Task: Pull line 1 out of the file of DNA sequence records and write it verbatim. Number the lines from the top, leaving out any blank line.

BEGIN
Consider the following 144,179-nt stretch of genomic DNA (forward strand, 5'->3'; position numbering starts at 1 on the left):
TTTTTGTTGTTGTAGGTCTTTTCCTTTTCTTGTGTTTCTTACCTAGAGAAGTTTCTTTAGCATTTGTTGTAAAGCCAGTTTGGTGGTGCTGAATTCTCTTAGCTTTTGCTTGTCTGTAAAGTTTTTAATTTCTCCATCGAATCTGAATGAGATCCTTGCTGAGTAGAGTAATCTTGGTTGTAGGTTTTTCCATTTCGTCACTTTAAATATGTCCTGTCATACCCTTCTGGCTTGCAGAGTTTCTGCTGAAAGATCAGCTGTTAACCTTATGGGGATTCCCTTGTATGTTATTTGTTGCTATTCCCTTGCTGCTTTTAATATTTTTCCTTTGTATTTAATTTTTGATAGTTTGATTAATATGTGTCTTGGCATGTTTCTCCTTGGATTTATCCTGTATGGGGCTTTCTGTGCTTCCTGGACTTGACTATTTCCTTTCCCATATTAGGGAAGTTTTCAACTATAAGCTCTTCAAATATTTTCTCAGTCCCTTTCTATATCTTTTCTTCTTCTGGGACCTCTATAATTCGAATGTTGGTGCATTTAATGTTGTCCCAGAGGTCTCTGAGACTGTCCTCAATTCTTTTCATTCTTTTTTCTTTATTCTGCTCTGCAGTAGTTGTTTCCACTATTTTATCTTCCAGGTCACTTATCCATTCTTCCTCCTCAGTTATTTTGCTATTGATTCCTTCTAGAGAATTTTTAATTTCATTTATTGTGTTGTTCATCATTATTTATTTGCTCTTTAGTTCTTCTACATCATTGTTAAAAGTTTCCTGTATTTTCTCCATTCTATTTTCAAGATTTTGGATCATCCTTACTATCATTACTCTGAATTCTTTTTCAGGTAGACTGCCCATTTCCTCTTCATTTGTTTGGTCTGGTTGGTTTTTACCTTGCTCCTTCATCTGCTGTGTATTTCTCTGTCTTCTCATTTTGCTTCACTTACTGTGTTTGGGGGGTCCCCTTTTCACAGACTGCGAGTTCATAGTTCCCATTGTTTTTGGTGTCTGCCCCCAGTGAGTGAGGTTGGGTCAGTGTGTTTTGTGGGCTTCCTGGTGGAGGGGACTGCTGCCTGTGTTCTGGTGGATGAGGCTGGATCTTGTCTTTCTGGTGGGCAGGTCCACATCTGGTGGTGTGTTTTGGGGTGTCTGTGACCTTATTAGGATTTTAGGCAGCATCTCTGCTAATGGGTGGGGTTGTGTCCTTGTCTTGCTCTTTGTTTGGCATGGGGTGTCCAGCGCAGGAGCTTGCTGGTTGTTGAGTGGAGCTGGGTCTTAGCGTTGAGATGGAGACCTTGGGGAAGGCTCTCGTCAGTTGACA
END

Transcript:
Consider the following 144,179-nt stretch of genomic DNA (forward strand, 5'->3'; position numbering starts at 1 on the left):